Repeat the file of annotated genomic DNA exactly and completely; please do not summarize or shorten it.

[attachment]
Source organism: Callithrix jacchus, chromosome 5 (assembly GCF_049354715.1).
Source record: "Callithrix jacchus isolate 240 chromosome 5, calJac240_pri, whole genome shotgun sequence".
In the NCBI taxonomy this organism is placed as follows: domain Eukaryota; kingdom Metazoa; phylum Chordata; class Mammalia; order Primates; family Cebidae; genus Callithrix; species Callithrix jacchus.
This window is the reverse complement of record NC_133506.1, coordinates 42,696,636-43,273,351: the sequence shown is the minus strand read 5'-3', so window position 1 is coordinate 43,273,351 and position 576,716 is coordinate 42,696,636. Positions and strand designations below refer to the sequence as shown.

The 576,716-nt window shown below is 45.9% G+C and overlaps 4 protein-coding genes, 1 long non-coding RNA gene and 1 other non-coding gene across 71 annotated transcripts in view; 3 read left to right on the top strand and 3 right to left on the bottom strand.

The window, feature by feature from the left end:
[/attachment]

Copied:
Source organism: Callithrix jacchus, chromosome 5 (assembly GCF_049354715.1).
Source record: "Callithrix jacchus isolate 240 chromosome 5, calJac240_pri, whole genome shotgun sequence".
In the NCBI taxonomy this organism is placed as follows: domain Eukaryota; kingdom Metazoa; phylum Chordata; class Mammalia; order Primates; family Cebidae; genus Callithrix; species Callithrix jacchus.
This window is the reverse complement of record NC_133506.1, coordinates 42,696,636-43,273,351: the sequence shown is the minus strand read 5'-3', so window position 1 is coordinate 43,273,351 and position 576,716 is coordinate 42,696,636. Positions and strand designations below refer to the sequence as shown.

The 576,716-nt window shown below is 45.9% G+C and overlaps 4 protein-coding genes, 1 long non-coding RNA gene and 1 other non-coding gene across 71 annotated transcripts in view; 3 read left to right on the top strand and 3 right to left on the bottom strand.

The window, feature by feature from the left end: